Wednesday, December 16, 1998 Published at 10:16 GMT
England look to revive World Cup campaign
Graham Kelly: He quit over an alleged loan to the Welsh FA
The Football Association is urgently looking for a new chief executive to get the nation's bid to host the 2006 World Cup back on track.
The controversy, which surrounds reports of a £3.2m loan to the Welsh FA, has left the World Cup campaign in turmoil.
Mr Wiseman refused to go despite the unanimous vote of no confidence of the FA's executive committee.
The executive will hold a special council of FA members early next month to ask for their backing.
'Head held high'
As Mr Kelly left the FA headquarters for the last time he told reporters he had done nothing wrong and was leaving "through the front door" with his head held high.
The loan was allegedly promised by Mr Wiseman shortly before the Welsh FA supported his nomination as a Vice President of Fifa, the sport's international ruling body which ultimately decides where the World Cup is staged.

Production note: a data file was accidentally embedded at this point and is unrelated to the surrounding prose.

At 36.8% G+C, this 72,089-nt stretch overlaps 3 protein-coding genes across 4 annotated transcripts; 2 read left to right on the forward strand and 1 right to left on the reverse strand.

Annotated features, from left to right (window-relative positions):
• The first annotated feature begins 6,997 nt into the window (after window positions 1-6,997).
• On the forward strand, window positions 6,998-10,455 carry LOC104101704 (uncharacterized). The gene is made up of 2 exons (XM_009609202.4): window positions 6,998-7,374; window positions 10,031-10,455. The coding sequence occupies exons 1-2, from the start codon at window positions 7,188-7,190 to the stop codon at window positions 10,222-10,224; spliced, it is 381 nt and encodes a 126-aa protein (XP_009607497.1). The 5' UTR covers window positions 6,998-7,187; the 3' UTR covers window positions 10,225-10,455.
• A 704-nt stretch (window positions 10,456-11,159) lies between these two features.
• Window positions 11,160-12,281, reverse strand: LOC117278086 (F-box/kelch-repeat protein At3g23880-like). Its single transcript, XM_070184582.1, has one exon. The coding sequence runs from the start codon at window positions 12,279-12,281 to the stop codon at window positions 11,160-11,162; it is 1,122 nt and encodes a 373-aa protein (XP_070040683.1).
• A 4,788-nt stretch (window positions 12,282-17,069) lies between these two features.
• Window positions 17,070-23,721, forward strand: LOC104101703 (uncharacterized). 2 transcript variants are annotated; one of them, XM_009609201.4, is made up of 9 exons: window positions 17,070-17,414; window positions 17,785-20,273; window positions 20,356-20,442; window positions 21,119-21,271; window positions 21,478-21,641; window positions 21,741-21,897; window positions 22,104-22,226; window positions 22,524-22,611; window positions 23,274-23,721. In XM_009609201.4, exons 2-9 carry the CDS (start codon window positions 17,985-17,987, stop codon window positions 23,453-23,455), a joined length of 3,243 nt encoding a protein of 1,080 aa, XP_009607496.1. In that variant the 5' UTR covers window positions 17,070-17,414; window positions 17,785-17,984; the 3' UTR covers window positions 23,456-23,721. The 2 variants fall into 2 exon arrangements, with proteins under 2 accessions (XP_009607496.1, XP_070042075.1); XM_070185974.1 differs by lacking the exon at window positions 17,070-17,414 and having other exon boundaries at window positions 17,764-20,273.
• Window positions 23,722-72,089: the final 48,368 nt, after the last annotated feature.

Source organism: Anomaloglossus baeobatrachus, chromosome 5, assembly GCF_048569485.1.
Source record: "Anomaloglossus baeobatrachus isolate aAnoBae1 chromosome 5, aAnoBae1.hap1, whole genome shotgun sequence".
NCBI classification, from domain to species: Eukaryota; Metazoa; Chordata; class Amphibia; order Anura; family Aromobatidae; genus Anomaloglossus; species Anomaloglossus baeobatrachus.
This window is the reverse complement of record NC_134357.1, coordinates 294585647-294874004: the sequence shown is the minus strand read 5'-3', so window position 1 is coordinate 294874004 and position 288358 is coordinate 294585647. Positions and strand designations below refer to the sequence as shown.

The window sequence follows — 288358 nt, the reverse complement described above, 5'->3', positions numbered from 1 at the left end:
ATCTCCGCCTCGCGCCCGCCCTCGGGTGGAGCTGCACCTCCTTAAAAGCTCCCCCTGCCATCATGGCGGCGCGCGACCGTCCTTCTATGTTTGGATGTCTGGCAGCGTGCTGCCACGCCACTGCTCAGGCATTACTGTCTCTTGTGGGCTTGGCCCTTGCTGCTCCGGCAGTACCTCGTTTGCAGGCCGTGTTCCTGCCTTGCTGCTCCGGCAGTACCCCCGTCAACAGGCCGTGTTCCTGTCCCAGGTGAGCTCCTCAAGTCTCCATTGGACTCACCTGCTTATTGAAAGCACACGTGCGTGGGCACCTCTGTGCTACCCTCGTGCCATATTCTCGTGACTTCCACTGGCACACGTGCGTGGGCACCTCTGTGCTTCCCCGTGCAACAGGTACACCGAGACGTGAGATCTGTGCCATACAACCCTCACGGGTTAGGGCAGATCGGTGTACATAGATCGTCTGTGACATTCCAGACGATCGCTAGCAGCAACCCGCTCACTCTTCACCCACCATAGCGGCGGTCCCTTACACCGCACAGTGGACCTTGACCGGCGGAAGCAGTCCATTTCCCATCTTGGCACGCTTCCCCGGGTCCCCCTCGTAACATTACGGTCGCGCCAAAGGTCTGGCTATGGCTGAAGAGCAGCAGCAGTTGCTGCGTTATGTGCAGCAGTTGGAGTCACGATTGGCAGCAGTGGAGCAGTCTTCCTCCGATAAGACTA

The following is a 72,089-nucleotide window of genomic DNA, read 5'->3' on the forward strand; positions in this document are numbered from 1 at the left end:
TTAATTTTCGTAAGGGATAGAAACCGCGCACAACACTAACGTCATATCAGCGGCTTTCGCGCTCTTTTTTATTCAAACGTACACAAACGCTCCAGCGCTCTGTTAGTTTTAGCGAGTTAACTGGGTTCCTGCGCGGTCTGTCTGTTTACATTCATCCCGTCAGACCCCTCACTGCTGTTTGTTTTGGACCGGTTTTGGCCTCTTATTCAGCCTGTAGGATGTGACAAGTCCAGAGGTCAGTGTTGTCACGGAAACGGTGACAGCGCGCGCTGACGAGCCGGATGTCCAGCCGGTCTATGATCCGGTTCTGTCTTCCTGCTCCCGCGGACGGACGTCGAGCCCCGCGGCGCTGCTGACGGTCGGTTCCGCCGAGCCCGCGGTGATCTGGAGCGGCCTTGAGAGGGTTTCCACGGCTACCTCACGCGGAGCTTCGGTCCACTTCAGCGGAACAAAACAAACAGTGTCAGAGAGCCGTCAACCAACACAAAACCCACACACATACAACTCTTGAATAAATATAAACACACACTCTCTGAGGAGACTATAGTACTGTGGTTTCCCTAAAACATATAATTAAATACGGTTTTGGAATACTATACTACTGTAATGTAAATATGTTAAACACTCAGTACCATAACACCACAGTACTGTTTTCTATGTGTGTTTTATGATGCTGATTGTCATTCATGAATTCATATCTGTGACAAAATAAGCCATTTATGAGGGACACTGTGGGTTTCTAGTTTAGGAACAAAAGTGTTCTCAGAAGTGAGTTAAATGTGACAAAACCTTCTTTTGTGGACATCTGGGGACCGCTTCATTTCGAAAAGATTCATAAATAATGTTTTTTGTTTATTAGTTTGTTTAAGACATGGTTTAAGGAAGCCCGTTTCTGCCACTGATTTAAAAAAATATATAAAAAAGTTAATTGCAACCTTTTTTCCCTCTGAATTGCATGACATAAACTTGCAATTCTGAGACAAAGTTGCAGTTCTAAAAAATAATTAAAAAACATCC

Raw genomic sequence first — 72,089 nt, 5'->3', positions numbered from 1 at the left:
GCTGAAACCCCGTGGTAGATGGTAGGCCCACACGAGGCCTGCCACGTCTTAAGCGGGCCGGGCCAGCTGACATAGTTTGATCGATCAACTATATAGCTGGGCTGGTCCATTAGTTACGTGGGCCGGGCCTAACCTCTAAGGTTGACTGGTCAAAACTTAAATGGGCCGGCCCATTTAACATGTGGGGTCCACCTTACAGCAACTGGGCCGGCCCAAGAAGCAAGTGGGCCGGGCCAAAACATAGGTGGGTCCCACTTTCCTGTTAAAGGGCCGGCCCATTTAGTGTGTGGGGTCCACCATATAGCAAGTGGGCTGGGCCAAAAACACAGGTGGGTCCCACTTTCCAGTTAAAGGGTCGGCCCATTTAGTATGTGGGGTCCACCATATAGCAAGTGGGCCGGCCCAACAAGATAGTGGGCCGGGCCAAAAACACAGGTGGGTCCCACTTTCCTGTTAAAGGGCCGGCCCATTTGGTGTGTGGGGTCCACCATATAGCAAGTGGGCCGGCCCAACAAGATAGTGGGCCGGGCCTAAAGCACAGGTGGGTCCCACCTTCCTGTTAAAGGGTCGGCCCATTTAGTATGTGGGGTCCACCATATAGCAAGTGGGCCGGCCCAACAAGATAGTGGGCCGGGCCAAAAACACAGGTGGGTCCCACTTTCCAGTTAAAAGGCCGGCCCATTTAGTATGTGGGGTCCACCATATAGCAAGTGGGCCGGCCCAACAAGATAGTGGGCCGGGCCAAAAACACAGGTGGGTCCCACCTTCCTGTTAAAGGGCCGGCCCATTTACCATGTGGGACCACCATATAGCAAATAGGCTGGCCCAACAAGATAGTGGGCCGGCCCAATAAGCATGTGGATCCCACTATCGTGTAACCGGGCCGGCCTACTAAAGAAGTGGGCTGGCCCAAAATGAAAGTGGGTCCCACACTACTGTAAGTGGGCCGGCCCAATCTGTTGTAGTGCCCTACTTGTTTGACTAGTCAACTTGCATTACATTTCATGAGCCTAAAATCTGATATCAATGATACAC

It is believed the only members of the FA executive who knew about the loan were Mr Wiseman and Mr Kelly.
Mr Davies said Mr Wiseman had been informed of the vote by FA vice-chairman Geoff Thompson.
"The executive will seek endorsement for their actions at a special FA council meeting in early January.
"This vote of no confidence was taken unanimously by all sections of the game.
He rejected suggestions that the resignation would damage England's chances of hosting the 2006 World Cup finals.
Mr Davies and Mr Thompson have been handed provisional control of the FA's affairs at its Lancaster Gate headquarters in London.
"I do not intend to make any comment at all until I have shared the full circumstances of this matter with them all - save that the version of events carried hitherto in the national press is a gross distortion of the truth."
According to a report in a Sunday newspaper, Mr Wiseman pledged a £3.2m grant to the hard-up Football Association of Wales, spread over eight years.
But the chairman rejected the reports, saying that such loans are "commonplace" and that there was "nothing wrong or unusual" about providing financial help to the FAW.
But the FAW has defended the loan and Mr Wiseman, saying: "All that money was to go to charity to help promote our youth and women's football in Wales.
"There was nothing sinister in it."